Radiological Assessments for Clearance of Materialsfrom Nuclear Facilities:Main Report (NUREG-1640, Volume 1)

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Publication Information

Manuscript Completed: June 2003
Date Published:
June 2003

Prepared by:
R. Anigstein,* H.J. Chmelynski,* D.A. Loomis,* S.F. Marschke,** J.J. Mauro,* R.H. Olsher,* W.C. Thurber,* and R.A. Meck

*SC&A, Inc.
6858 Old Dominion Drive, Suite 301
McLean, VA 22101

**Gemini Consulting Company
19 River Run Way
Oak Ridge, TN 38730

Division of Systems Analysis and Regulatory Effectiveness
Office of Nuclear Regulatory Research
U.S. Nuclear Regulatory Commission
Washington, DC 20555-0001

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This report provides a complete description of calculations and their results estimating potential annual doses, normalized to a unit concentration, to an individual following the clearance of specific materials. These materials are scrap iron and steel, copper, aluminum, and concrete rubble from licensed nuclear facilities. Clearance means the removal of radiological controls by the licensing authority. The estimated potential doses are calculated probabilistically to account for a large number of possible variations in each of the 86 scenarios. These scenarios encompass the full range of realistic situations likely to yield the greatest normalized doses. Each scenario was analyzed with the 115 radionuclides considered most likely to be associated with materials from licensed nuclear facilities. The design basis of the analyses is to realistically model current processes, to identify critical groups on a nuclide-by-nuclide basis, and to enable the conversion of a dose criterion to a concentration.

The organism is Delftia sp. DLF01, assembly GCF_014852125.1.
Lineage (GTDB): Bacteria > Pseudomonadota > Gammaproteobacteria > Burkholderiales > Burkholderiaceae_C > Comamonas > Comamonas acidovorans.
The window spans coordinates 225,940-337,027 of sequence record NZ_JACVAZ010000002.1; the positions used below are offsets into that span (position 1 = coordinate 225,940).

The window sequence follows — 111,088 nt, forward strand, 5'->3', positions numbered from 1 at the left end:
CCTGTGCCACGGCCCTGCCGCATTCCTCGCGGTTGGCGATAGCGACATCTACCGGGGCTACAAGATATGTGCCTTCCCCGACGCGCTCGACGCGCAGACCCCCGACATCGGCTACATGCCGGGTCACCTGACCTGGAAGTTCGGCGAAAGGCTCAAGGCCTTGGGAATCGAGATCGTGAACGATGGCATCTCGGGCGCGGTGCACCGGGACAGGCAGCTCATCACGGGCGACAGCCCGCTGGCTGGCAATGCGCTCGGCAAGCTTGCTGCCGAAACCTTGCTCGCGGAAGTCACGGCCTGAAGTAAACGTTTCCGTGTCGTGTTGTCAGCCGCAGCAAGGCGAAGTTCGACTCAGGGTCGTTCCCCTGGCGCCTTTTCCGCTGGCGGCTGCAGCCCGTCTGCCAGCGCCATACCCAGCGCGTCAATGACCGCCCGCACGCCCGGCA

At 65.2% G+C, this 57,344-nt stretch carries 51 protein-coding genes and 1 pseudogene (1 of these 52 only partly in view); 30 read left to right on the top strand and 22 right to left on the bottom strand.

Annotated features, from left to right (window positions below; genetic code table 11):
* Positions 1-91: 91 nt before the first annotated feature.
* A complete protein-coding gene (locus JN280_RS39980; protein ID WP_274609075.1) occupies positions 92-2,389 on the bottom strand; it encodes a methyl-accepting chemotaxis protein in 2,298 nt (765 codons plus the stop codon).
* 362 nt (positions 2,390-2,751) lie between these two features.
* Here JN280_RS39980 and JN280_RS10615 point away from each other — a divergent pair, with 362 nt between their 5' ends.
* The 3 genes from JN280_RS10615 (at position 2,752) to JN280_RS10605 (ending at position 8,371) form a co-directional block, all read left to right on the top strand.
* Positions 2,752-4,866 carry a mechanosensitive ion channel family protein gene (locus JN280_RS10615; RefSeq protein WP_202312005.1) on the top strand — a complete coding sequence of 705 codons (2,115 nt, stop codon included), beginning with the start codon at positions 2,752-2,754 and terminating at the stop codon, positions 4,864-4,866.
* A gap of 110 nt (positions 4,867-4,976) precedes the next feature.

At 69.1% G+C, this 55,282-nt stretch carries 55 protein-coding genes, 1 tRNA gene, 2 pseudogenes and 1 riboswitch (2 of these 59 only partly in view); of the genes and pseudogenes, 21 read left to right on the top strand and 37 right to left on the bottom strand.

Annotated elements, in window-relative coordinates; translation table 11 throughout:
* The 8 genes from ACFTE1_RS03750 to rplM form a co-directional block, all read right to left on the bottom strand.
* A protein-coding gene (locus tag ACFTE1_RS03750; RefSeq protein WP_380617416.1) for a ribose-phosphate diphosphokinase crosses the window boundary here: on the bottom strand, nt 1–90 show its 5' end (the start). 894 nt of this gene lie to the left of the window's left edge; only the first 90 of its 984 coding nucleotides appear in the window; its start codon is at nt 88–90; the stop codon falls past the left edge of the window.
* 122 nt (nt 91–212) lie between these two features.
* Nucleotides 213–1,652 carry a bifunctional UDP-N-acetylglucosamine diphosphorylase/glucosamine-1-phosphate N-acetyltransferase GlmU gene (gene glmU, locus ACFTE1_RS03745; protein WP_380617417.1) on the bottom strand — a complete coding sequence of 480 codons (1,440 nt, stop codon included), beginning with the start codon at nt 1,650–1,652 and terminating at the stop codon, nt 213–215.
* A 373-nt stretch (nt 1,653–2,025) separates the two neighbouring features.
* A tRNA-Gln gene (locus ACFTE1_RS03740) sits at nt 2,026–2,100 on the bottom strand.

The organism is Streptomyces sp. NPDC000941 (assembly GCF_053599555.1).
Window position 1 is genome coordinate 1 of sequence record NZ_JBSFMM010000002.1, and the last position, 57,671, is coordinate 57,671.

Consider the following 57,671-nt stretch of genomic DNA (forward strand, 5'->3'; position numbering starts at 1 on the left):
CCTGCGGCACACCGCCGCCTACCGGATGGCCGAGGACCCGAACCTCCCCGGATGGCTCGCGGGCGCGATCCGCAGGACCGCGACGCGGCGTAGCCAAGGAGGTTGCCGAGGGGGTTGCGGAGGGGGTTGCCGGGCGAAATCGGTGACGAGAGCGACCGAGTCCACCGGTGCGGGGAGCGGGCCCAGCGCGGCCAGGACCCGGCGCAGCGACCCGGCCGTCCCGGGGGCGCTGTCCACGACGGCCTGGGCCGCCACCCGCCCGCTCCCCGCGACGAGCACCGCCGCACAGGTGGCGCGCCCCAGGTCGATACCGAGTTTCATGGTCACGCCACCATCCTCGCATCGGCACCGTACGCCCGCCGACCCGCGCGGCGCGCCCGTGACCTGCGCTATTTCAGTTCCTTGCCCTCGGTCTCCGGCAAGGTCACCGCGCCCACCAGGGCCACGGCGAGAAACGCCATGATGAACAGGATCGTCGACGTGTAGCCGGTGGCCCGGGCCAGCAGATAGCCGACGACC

Material for recycle or disposal was evaluated using material flow models and dose assessment models. Both models are based on probabilistic methods. This resulted in distributions of nuclide-by-nuclide normalized doses from one year of exposure per mass- or surface-based concentrations. The means and the 5th, 50th, 90th, and 95th percentiles are reported. These percentiles can be used to generically evaluate the likelihood that the derived mean concentration would correspond to a particular dose criterion. Additionally, they can be used to quantify the confidence that a safety goal is not exceeded.

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